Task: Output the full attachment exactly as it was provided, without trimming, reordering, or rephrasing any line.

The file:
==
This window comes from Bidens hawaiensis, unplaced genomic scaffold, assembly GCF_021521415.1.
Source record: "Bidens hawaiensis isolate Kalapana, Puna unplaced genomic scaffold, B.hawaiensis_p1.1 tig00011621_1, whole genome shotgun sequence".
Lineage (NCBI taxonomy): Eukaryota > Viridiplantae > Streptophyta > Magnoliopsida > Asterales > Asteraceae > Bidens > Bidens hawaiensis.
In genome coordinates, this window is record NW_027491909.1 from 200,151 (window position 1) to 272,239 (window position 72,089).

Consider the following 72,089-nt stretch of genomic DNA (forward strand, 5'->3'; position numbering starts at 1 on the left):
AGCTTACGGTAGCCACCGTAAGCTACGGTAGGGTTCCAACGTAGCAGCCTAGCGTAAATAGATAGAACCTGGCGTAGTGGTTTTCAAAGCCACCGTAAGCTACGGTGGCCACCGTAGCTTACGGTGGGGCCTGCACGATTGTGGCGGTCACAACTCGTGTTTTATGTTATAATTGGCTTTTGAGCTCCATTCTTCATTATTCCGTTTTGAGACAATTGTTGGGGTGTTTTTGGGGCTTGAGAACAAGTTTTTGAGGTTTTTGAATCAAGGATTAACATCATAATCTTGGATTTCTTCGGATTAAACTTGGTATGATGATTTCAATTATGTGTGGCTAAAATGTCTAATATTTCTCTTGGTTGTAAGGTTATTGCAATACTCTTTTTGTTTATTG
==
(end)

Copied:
This window comes from Bidens hawaiensis, unplaced genomic scaffold, assembly GCF_021521415.1.
Source record: "Bidens hawaiensis isolate Kalapana, Puna unplaced genomic scaffold, B.hawaiensis_p1.1 tig00011621_1, whole genome shotgun sequence".
Lineage (NCBI taxonomy): Eukaryota > Viridiplantae > Streptophyta > Magnoliopsida > Asterales > Asteraceae > Bidens > Bidens hawaiensis.
In genome coordinates, this window is record NW_027491909.1 from 200,151 (window position 1) to 272,239 (window position 72,089).

Consider the following 72,089-nt stretch of genomic DNA (forward strand, 5'->3'; position numbering starts at 1 on the left):
AGCTTACGGTAGCCACCGTAAGCTACGGTAGGGTTCCAACGTAGCAGCCTAGCGTAAATAGATAGAACCTGGCGTAGTGGTTTTCAAAGCCACCGTAAGCTACGGTGGCCACCGTAGCTTACGGTGGGGCCTGCACGATTGTGGCGGTCACAACTCGTGTTTTATGTTATAATTGGCTTTTGAGCTCCATTCTTCATTATTCCGTTTTGAGACAATTGTTGGGGTGTTTTTGGGGCTTGAGAACAAGTTTTTGAGGTTTTTGAATCAAGGATTAACATCATAATCTTGGATTTCTTCGGATTAAACTTGGTATGATGATTTCAATTATGTGTGGCTAAAATGTCTAATATTTCTCTTGGTTGTAAGGTTATTGCAATACTCTTTTTGTTTATTG